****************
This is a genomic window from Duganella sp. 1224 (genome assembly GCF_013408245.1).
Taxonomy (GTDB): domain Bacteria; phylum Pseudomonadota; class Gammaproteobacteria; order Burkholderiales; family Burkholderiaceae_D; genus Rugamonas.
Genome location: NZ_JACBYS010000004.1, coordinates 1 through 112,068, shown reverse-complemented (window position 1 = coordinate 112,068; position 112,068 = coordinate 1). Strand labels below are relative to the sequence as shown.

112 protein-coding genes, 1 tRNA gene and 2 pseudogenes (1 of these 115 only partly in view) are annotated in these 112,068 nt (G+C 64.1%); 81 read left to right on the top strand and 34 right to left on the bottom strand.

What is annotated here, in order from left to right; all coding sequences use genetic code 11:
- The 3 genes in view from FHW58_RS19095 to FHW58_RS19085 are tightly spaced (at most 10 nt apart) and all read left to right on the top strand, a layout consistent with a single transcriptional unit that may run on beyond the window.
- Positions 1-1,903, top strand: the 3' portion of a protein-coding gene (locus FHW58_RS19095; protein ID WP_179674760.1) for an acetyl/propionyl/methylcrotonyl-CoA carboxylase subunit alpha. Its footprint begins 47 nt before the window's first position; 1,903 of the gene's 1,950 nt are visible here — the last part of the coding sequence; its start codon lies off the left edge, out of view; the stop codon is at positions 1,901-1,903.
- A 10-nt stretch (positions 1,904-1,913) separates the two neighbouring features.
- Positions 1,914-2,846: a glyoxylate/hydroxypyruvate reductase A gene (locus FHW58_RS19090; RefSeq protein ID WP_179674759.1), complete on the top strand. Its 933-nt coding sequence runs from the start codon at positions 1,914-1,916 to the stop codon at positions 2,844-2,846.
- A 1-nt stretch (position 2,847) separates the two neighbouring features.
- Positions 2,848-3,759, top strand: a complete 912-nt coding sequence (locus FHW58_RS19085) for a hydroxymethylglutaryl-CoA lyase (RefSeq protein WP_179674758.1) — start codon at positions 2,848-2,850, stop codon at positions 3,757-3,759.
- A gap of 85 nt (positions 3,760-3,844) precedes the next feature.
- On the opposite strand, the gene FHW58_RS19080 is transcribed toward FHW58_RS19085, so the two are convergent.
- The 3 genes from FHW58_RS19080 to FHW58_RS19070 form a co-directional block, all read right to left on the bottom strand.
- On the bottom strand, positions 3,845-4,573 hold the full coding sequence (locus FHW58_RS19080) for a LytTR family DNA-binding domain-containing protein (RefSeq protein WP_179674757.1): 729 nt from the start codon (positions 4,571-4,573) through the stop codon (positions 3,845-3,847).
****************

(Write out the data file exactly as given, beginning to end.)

This is a genomic window from Duganella sp. 1224 (genome assembly GCF_013408245.1).
Taxonomy (GTDB): domain Bacteria; phylum Pseudomonadota; class Gammaproteobacteria; order Burkholderiales; family Burkholderiaceae_D; genus Rugamonas.
Genome location: NZ_JACBYS010000004.1, coordinates 1 through 112,068, shown reverse-complemented (window position 1 = coordinate 112,068; position 112,068 = coordinate 1). Strand labels below are relative to the sequence as shown.

112 protein-coding genes, 1 tRNA gene and 2 pseudogenes (1 of these 115 only partly in view) are annotated in these 112,068 nt (G+C 64.1%); 81 read left to right on the top strand and 34 right to left on the bottom strand.

What is annotated here, in order from left to right; all coding sequences use genetic code 11:
- The 3 genes in view from FHW58_RS19095 to FHW58_RS19085 are tightly spaced (at most 10 nt apart) and all read left to right on the top strand, a layout consistent with a single transcriptional unit that may run on beyond the window.
- Positions 1-1,903, top strand: the 3' portion of a protein-coding gene (locus FHW58_RS19095; protein ID WP_179674760.1) for an acetyl/propionyl/methylcrotonyl-CoA carboxylase subunit alpha. Its footprint begins 47 nt before the window's first position; 1,903 of the gene's 1,950 nt are visible here — the last part of the coding sequence; its start codon lies off the left edge, out of view; the stop codon is at positions 1,901-1,903.
- A 10-nt stretch (positions 1,904-1,913) separates the two neighbouring features.
- Positions 1,914-2,846: a glyoxylate/hydroxypyruvate reductase A gene (locus FHW58_RS19090; RefSeq protein ID WP_179674759.1), complete on the top strand. Its 933-nt coding sequence runs from the start codon at positions 1,914-1,916 to the stop codon at positions 2,844-2,846.
- A 1-nt stretch (position 2,847) separates the two neighbouring features.
- Positions 2,848-3,759, top strand: a complete 912-nt coding sequence (locus FHW58_RS19085) for a hydroxymethylglutaryl-CoA lyase (RefSeq protein WP_179674758.1) — start codon at positions 2,848-2,850, stop codon at positions 3,757-3,759.
- A gap of 85 nt (positions 3,760-3,844) precedes the next feature.
- On the opposite strand, the gene FHW58_RS19080 is transcribed toward FHW58_RS19085, so the two are convergent.
- The 3 genes from FHW58_RS19080 to FHW58_RS19070 form a co-directional block, all read right to left on the bottom strand.
- On the bottom strand, positions 3,845-4,573 hold the full coding sequence (locus FHW58_RS19080) for a LytTR family DNA-binding domain-containing protein (RefSeq protein WP_179674757.1): 729 nt from the start codon (positions 4,571-4,573) through the stop codon (positions 3,845-3,847).